Yesterday, December 7th, 2010, Tiffany went in for a splenectomy. The purpose of the splenectomy is really three fold.
One, so that they can confirm diagnosis. Because of the rare nature of the cancer that we are looking at, the doctors want a firm handle on what they are looking at. If this is truly what they think it is, they expect to find cancer in her spleen. In some ways we are hoping they find nothing. Doing so may create more questions than answers, though. If she has cancer in the bone marrow (which has already been confirmed) why does it not show up in the spleen? And if it is not in the spleen, why is her platelet count so low?
Two, so they can have that much less cancer to treat. As this is cancer that affects the spleen, taking it out leaves that much less cancer to treat.
Three, so that her platelet count goes up. The whole reason we are were we are was because of her low platelet count. The risk of bleeding is great when your body does not make enough platelets that clot and stop bleeding. This causes concern with surgery and other procedures as it becomes necessary for your own body to clot certain wounds.
OK, back to the splenectomy. Tiffany, myself, her Mom and Dad went up to University Hospital in Salt Lake City early in the morning of December 7th. She went right into pre-op and was again a pin cushion. Tiffany's veins are small and like to roll around which makes it hard to get a good stick when trying to take blood samples or being stuck with an IV. Having been a phlebotomist, she has great understanding and patience with people who struggle to get a good stick. (Case in point, it took them so long to finally get a vein during labor with Emma that by the time she got the IV in, it was too late, baby Emma was ready to come!)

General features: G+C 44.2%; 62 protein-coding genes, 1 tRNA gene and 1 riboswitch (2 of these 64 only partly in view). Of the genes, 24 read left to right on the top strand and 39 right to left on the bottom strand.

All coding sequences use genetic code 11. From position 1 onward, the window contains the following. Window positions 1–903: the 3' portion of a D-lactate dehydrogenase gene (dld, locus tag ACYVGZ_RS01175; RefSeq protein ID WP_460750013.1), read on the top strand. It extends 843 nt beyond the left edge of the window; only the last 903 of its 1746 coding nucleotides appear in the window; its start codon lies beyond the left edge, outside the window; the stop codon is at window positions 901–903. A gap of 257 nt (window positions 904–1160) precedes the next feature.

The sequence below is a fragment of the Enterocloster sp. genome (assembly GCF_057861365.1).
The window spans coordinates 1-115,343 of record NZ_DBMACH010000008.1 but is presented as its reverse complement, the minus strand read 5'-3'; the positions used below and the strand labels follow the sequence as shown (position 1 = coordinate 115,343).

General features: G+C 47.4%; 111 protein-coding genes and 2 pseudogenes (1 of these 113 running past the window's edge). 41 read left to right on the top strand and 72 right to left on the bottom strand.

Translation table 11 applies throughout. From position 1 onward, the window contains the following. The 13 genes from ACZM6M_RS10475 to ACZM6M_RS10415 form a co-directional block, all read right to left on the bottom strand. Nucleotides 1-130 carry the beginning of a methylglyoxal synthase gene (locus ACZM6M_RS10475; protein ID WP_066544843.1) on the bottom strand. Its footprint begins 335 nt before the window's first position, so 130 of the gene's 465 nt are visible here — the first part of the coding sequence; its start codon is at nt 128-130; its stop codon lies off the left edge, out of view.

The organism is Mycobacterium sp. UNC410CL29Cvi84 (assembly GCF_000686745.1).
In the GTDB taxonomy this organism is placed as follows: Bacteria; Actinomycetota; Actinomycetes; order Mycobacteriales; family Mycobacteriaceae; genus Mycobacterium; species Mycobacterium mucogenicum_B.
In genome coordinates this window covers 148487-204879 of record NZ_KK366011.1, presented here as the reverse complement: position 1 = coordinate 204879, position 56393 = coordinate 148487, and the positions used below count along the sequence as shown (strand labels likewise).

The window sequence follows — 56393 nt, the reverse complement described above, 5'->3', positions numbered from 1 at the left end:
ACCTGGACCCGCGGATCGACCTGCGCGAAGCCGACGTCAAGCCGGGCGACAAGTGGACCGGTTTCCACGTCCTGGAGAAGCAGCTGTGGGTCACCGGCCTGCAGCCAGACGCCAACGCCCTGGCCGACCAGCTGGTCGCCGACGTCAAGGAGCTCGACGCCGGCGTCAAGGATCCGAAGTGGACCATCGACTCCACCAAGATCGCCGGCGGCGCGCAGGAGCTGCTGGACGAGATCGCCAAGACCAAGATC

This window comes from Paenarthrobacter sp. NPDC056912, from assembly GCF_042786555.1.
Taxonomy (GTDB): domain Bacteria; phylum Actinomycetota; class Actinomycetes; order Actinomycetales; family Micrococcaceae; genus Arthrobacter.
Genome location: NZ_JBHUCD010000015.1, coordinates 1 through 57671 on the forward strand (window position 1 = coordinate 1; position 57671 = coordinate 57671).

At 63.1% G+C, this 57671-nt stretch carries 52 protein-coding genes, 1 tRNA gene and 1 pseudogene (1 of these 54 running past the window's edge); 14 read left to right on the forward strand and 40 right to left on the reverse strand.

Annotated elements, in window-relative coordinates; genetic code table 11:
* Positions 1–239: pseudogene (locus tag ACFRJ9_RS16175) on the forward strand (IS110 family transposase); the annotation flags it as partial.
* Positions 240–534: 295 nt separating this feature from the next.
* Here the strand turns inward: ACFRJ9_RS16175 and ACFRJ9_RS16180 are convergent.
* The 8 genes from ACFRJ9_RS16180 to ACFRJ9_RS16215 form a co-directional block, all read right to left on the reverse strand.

They wheeled her back and were told it would take about two and a half hours. However, just under two hours later, the doctor came out to the waiting area and informed me that everything went great, that she needed no blood, and they were able to get the spleen out in one piece with as little an incision as possible.
It is now the morning after and she has been in the hospital for about 24 hours and she continues to be in good spirits. She is sleepy, as her body is trying to recover from taking out a sizable organ. She has been in and out of sleep all day and night. She will sleep for about 15 minutes and wake up long enough to say hi, then will fall asleep for another 10 to 20 minutes.
We will be watching her for the next day or two or three as she continues to recover. The doctors want her to be walking around as soon as she can today. Just to walk outside to the nurses and back. More tomorrow, and then more the next day. Doing so will quicken the healing, reduce threat for blood clots (with her spleen out, blood clots are now something that will need to be considered), and release endorphins which will help with pain relief.
Again, we thank every one for the prayers and support. Tiffany's sister (Andrea) and brother-in-law (Travis) took the kids the night before the surgery and most of the day of the surgery. We know the difficulties of taking care of our four children, let alone on top of their own four children, one of which is an infant. We are thankful for her Mom and Dad who went to our home last night and helped the kids to get off for school this morning. We are grateful for the carpools to get the kids to and from school. We know that this is a burden to all, and to you all (and all the others I haven't specifically thanked) we are grateful. We couldn't do this without you.